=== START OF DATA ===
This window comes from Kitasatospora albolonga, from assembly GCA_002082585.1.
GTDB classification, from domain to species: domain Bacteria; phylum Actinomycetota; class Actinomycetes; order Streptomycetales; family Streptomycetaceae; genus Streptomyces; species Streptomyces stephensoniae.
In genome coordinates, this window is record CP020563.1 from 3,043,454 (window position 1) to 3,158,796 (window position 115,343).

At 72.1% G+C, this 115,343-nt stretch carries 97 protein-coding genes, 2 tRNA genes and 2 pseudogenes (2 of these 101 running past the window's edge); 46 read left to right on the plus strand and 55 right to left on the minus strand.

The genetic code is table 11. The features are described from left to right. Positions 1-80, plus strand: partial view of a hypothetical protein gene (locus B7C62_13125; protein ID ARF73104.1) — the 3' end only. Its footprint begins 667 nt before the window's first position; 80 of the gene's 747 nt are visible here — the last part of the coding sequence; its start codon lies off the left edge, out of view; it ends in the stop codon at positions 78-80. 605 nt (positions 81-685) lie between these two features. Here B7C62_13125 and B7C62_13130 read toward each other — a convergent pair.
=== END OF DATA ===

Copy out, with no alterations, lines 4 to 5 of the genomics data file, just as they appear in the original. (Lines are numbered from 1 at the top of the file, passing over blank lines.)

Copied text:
At 72.1% G+C, this 115,343-nt stretch carries 97 protein-coding genes, 2 tRNA genes and 2 pseudogenes (2 of these 101 running past the window's edge); 46 read left to right on the plus strand and 55 right to left on the minus strand.

The genetic code is table 11. The features are described from left to right. Positions 1-80, plus strand: partial view of a hypothetical protein gene (locus B7C62_13125; protein ID ARF73104.1) — the 3' end only. Its footprint begins 667 nt before the window's first position; 80 of the gene's 747 nt are visible here — the last part of the coding sequence; its start codon lies off the left edge, out of view; it ends in the stop codon at positions 78-80. 605 nt (positions 81-685) lie between these two features. Here B7C62_13125 and B7C62_13130 read toward each other — a convergent pair.